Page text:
Washington, DC --
With freezing temperatures recently testing the limits of commercial power across the central United States, Air Force installations stepped up to lessen grid loads and support the energy needs of surrounding communities.
“As severe weather events like this winter storm become more common, our installations must be prepared to meet the needs of not only the mission, but also the installation and civilian population whenever possible.” said Deputy Assistant Secretary of the Air Force for Environment, Safety, and Infrastructure Mr. Mark Correll. “I commend our installations for ensuring continuity of mission operations, while working with our community partners towards energy conservation.”
Having the capability to produce their own backup power can be critical to ensuring mission assurance and safety at an installation. That same backup power can be used to reduce an installation’s reliance on the commercial grid during emergencies, enabling utilities to continue providing power and heat to local communities. Several impacted installations did just that, switching to generator power to reduce the local utilities’ grid load.
Joint Base San Antonio transitioned its Brooke Army Medical Center to generator power, aiding utility CPS Energy in their power conservation efforts across San Antonio, Texas with zero impact to its ongoing inpatient care and trauma missions.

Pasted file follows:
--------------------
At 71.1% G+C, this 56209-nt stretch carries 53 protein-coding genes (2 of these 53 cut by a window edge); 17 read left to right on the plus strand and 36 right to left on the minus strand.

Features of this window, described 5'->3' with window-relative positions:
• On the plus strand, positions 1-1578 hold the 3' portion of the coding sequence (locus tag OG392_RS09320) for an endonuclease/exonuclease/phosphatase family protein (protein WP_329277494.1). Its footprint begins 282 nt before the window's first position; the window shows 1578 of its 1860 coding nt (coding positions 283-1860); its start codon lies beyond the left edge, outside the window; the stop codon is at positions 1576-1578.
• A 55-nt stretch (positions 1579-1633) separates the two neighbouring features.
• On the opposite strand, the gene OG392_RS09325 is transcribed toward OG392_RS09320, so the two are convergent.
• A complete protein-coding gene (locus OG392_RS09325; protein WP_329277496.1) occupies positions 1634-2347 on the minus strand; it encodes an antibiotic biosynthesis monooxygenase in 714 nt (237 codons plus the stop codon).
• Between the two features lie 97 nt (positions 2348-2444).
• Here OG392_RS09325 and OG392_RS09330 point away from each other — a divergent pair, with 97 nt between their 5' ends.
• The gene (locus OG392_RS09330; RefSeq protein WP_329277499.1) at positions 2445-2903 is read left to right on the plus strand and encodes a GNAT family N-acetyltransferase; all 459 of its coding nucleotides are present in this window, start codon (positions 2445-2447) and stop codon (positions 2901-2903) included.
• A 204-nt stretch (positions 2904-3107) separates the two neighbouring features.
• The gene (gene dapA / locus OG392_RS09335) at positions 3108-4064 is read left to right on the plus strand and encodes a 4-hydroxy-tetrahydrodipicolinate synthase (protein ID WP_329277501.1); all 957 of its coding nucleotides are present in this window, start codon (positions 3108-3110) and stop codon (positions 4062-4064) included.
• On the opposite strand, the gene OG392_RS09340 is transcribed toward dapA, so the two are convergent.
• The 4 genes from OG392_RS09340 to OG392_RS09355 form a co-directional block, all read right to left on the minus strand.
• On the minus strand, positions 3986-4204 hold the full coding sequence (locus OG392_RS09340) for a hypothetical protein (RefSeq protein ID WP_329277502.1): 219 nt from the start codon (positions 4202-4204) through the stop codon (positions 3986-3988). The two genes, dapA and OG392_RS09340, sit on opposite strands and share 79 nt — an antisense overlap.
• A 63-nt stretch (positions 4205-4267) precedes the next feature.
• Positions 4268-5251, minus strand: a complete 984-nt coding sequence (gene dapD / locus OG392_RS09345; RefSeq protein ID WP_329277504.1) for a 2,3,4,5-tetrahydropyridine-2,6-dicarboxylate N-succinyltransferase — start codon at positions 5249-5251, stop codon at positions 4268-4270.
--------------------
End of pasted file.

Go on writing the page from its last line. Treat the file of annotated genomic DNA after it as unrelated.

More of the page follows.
Altus Air Force Base (AFB) made successful use of a 9 megawatt (MW) Interactive Distribution Generation unit that delivers reliable on-site power, allowing the base to disconnect from the grid. This maneuver offered 4.5MW of relief to WFEC to supply power to the rest of Altus, Oklahoma with minimal load shedding between February 14-18.
A third example came from Offutt AFB, reducing their power requirement by 6 MW, or enough power for 3,900 homes, to ease the electric load to surrounding Omaha, Nebraska. This was enabled with the use of emergency power plants and generators at multiple facilities on base, including a new command and control center.
In all of these instances, it came down to base civil engineers and wing commanders having robust knowledge of the energy resources each installation required for continued operation, enabling them to extend that support to their communities.